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Determination of Synaptic Type ?

Thomas Chimento chimento at neuron.arc.nasa.gov
Wed Feb 7 13:03:29 EST 1996

In article <4f5lji$kes at itssrv1.ucsf.edu>, paul at phy.ucsf.edu (Paul Bush) wrote:

> In article <4eq6fn$2i6 at helios.herts.ac.uk>, AliStair G Rust
<a.g.rust at herts.ac.uk> writes:
> |> However, how is the type of synapse determined ?  I've not found anything
> |> specific in the literature I've read so I've got a few questions.
> |> > 
> Type is determined by the presynaptic cell. Excitatory cells (in the
cortex this
> means spiny cells) send out axons which always make excitatory synapses on the
> neurons they contact. Similarly, inhibitory cells (smooth or sparsely spiny
> cortical cells) always make the same type of synapse on their postsynaptic
> targets. Note that while inhibitory neurons will always release GABA, the
> inhibitory cortical neurotransmitter, the effect on the postsynaptic cell
> (inhibitory or excitatory) depends on its membrane potential at the time.
> Kandel means that we can infer whether the synapse is excitatory
> or inhibitory from its position on the postsynaptic cell, not that the site of
> synaptic contact developmentally determines the type of synapse. Thus, in
> cortex, an axo-axonic synapse is inhibitory, an axo-somatic synapse is
> if on an excitatory cell and can be either if on an inhibitory cell. An
> axo-dendritic synapse can be either excitatory or inhibitory. 
> Examine the synapse at the EM (electron microscope) level. Inhibitory synapses
> are symmetrical, meaning they have an equally dense staining layer on
both the 
> pre- and post-synaptic side of the synapse, and the presynaptic bouton
> flattened, eliptical vesicles (packets of neurotransmitter). Excitatory
> are asymmetrical and have round vesicles. Inhibitory are type II,
excitatory are
> type I (opposite of what you said).
> Excitatory/inhibitory is detemined by the presynaptic cell, as above.
'Tuning' of
> the densities and types of ion channels on the postsynaptic side
probably occurs
> in response to electirical activity/usage, but this is most likely just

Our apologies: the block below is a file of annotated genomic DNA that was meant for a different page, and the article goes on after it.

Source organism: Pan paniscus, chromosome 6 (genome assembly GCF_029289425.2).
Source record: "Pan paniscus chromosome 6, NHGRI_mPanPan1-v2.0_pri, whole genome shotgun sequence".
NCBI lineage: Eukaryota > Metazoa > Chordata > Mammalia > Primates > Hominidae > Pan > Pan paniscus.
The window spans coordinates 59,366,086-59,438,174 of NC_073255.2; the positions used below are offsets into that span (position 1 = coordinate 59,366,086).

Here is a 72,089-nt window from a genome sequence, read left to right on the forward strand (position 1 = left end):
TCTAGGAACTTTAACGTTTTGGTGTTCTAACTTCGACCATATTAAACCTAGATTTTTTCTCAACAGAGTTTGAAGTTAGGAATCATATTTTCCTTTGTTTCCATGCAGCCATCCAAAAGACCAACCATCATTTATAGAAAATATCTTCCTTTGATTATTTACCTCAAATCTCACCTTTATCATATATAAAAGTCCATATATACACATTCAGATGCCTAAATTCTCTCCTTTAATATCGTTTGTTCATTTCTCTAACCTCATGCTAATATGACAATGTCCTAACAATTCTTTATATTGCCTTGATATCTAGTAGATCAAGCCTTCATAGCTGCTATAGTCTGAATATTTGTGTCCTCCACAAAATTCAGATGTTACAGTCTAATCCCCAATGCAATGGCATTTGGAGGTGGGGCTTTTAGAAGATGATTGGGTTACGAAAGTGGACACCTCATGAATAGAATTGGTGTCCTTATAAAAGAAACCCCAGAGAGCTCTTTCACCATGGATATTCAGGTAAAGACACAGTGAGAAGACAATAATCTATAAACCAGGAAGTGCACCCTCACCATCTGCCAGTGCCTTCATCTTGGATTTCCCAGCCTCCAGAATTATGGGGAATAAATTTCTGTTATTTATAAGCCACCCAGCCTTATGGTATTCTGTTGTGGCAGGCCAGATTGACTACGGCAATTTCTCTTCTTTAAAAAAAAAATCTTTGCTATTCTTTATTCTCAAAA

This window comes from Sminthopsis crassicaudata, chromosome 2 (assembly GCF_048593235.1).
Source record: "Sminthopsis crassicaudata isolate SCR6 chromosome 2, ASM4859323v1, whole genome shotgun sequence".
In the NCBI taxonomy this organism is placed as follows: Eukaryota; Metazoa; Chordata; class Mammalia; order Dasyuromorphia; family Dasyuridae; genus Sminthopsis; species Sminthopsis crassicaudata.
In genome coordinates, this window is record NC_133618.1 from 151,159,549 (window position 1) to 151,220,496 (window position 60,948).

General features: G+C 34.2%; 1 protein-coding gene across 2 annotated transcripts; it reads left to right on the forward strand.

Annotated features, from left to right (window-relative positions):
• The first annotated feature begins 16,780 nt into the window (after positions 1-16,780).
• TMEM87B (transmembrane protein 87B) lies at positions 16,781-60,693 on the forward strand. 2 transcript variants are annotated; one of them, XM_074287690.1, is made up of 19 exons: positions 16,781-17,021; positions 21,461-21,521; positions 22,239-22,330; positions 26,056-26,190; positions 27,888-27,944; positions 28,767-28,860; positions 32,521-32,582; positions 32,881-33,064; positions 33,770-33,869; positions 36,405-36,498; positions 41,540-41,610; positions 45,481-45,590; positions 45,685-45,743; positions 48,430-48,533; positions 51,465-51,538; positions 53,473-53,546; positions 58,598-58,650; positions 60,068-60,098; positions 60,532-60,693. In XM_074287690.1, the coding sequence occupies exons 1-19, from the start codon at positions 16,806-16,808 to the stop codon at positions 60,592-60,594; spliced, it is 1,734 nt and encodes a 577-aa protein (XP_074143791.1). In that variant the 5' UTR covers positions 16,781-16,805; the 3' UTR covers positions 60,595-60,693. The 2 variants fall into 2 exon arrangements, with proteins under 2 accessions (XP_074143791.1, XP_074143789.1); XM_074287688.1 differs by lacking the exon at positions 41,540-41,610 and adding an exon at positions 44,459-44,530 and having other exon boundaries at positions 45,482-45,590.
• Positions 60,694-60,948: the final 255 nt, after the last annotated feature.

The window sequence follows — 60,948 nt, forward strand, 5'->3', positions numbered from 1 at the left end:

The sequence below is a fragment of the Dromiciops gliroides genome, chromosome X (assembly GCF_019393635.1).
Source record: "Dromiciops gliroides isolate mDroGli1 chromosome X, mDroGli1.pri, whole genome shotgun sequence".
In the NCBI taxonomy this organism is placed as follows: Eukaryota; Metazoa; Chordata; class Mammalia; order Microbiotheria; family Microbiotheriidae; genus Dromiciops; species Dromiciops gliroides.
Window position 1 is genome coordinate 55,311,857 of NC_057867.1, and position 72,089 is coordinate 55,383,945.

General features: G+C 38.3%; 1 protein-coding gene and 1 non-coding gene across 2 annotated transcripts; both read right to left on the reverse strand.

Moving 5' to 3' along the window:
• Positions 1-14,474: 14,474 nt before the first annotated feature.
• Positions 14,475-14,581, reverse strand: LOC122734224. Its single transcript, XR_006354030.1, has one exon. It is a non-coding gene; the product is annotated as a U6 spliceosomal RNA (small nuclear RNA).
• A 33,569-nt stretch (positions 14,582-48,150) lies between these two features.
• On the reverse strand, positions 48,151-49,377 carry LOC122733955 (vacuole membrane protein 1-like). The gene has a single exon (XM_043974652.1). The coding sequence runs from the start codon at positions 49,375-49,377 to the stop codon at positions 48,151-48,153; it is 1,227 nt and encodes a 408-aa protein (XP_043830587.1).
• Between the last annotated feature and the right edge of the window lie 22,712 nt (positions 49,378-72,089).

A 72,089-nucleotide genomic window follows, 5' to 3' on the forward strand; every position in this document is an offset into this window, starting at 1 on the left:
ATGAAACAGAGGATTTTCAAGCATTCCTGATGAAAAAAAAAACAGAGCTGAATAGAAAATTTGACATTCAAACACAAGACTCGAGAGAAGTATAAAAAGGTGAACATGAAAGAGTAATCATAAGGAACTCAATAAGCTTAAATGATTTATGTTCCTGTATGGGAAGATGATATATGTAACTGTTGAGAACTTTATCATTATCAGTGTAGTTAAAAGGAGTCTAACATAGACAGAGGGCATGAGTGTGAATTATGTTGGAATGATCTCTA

> the strength of the synapse and not its sign.
> Paul

I would respectfully submit that the nervous system is not so cleanly
arranged. I only
wish that looking at synapses with an EM could answer all these questions
and that each
of the synaptic types were so obvious and simple. There are in the range
of dozens of 
presynaptic neurotransmitters identified and lately the number of
postsynaptic receptor
types has gotten even worse. The possible permutations make the whole
system depressingly
complex. That is one reason there are hundreds of articles published in
the patch clamp arena
examining the electrical responses of cells - you cant just look at where
they are or even 
what they look like and know how they behave. Even excitatory and
inhibitory are severe
oversimplifications. The magnitude and time course of the responses varies
The sign of the synapse can indeed change depending on the state of the
neuron and what
other events are occuring near in time. The original set of questions has
occupied the entire
career of scores of investigators - not a few of whom are at UCSF, Paul.
The above information
is a good place to start - it covers the introductory Neuroscience text
presentation of whats
what - but if you want to know something about a particular synaptic class
in a specific site
in the brain of a species of animal - you've got a lot more work to do.
You could never publish
an article in J. Neuroscience or J. Neurophysiology saying you knew the
function of a synapse based
on what it looked like or where it resided, unless the details had already
been worked out with
numerous other techniques (Immunohistochemistry, cloning the gene for the
receptor, electrophysiology
to name a few). Have fun in your endeavors - youve just begun.

defining with anything other than

Thomas Chimento                 chimento at neuron.arc.nasa.gov
                        Keep it simple, do it right.

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